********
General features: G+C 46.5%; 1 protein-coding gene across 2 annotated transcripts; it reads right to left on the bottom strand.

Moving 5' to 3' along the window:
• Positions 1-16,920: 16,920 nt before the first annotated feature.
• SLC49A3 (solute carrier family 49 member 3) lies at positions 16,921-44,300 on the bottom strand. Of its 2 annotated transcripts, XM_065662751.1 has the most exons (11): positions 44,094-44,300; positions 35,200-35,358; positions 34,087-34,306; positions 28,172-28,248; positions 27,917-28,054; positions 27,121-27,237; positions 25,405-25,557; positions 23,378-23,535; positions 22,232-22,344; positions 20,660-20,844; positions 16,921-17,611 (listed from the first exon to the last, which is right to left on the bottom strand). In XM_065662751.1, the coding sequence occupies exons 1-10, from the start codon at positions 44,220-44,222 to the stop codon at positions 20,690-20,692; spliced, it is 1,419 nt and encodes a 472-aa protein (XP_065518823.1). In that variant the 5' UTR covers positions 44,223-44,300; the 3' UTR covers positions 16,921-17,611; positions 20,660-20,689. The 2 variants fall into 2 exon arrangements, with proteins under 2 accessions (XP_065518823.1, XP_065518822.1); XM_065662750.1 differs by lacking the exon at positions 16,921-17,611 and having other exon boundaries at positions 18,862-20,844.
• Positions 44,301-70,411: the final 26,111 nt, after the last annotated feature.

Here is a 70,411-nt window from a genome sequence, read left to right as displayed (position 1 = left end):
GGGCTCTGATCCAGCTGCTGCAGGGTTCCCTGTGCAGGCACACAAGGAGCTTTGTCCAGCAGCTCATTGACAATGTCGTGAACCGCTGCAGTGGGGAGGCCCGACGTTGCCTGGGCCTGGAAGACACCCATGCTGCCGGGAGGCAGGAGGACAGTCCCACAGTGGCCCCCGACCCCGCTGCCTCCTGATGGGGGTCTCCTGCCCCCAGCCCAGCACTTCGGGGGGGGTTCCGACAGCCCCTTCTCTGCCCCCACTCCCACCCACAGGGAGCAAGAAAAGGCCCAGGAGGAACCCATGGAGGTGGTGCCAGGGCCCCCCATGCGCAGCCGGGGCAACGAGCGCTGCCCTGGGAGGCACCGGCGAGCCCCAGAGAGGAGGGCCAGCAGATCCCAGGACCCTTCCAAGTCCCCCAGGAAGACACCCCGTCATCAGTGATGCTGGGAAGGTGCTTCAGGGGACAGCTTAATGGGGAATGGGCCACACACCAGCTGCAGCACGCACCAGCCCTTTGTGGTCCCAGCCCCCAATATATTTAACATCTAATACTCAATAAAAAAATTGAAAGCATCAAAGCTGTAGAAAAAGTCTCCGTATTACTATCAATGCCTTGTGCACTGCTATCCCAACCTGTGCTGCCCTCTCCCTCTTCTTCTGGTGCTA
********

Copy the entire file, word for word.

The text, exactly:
General features: G+C 46.5%; 1 protein-coding gene across 2 annotated transcripts; it reads right to left on the bottom strand.

Moving 5' to 3' along the window:
• Positions 1-16,920: 16,920 nt before the first annotated feature.
• SLC49A3 (solute carrier family 49 member 3) lies at positions 16,921-44,300 on the bottom strand. Of its 2 annotated transcripts, XM_065662751.1 has the most exons (11): positions 44,094-44,300; positions 35,200-35,358; positions 34,087-34,306; positions 28,172-28,248; positions 27,917-28,054; positions 27,121-27,237; positions 25,405-25,557; positions 23,378-23,535; positions 22,232-22,344; positions 20,660-20,844; positions 16,921-17,611 (listed from the first exon to the last, which is right to left on the bottom strand). In XM_065662751.1, the coding sequence occupies exons 1-10, from the start codon at positions 44,220-44,222 to the stop codon at positions 20,690-20,692; spliced, it is 1,419 nt and encodes a 472-aa protein (XP_065518823.1). In that variant the 5' UTR covers positions 44,223-44,300; the 3' UTR covers positions 16,921-17,611; positions 20,660-20,689. The 2 variants fall into 2 exon arrangements, with proteins under 2 accessions (XP_065518823.1, XP_065518822.1); XM_065662750.1 differs by lacking the exon at positions 16,921-17,611 and having other exon boundaries at positions 18,862-20,844.
• Positions 44,301-70,411: the final 26,111 nt, after the last annotated feature.

Here is a 70,411-nt window from a genome sequence, read left to right as displayed (position 1 = left end):
GGGCTCTGATCCAGCTGCTGCAGGGTTCCCTGTGCAGGCACACAAGGAGCTTTGTCCAGCAGCTCATTGACAATGTCGTGAACCGCTGCAGTGGGGAGGCCCGACGTTGCCTGGGCCTGGAAGACACCCATGCTGCCGGGAGGCAGGAGGACAGTCCCACAGTGGCCCCCGACCCCGCTGCCTCCTGATGGGGGTCTCCTGCCCCCAGCCCAGCACTTCGGGGGGGGTTCCGACAGCCCCTTCTCTGCCCCCACTCCCACCCACAGGGAGCAAGAAAAGGCCCAGGAGGAACCCATGGAGGTGGTGCCAGGGCCCCCCATGCGCAGCCGGGGCAACGAGCGCTGCCCTGGGAGGCACCGGCGAGCCCCAGAGAGGAGGGCCAGCAGATCCCAGGACCCTTCCAAGTCCCCCAGGAAGACACCCCGTCATCAGTGATGCTGGGAAGGTGCTTCAGGGGACAGCTTAATGGGGAATGGGCCACACACCAGCTGCAGCACGCACCAGCCCTTTGTGGTCCCAGCCCCCAATATATTTAACATCTAATACTCAATAAAAAAATTGAAAGCATCAAAGCTGTAGAAAAAGTCTCCGTATTACTATCAATGCCTTGTGCACTGCTATCCCAACCTGTGCTGCCCTCTCCCTCTTCTTCTGGTGCTA